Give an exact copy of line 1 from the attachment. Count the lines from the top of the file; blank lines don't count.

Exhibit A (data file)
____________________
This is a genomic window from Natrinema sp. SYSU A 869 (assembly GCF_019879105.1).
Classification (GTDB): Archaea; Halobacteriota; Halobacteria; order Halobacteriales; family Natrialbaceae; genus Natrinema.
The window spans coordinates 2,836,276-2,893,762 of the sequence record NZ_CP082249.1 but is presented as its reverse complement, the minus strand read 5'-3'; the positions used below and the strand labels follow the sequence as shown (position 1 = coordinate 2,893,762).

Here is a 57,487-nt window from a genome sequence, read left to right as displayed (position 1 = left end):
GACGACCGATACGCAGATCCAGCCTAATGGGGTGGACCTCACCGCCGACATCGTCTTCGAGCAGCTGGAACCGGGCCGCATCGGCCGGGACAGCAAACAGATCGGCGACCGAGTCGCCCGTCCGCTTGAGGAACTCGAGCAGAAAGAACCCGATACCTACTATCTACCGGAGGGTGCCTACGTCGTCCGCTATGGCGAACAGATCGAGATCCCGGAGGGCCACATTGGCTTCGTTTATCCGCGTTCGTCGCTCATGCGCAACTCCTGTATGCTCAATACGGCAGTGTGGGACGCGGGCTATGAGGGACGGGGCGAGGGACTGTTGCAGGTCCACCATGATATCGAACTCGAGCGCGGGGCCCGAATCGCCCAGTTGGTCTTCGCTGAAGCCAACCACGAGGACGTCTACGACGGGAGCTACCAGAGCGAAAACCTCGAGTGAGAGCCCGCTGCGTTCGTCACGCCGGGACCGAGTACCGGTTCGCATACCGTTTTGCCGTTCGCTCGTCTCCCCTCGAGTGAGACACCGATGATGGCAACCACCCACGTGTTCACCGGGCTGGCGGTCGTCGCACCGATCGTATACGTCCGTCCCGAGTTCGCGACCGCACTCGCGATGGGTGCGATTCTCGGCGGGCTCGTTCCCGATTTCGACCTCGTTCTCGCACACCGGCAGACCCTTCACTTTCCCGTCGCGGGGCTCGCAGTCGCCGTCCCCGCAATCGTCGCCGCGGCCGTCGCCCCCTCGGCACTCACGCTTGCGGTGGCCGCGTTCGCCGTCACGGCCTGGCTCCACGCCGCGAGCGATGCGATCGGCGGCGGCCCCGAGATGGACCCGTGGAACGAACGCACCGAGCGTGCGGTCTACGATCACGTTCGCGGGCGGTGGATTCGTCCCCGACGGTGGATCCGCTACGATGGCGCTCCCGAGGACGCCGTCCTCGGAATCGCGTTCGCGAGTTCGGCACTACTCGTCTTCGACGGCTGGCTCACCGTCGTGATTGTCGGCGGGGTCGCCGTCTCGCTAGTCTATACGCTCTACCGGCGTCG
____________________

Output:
This is a genomic window from Natrinema sp. SYSU A 869 (assembly GCF_019879105.1).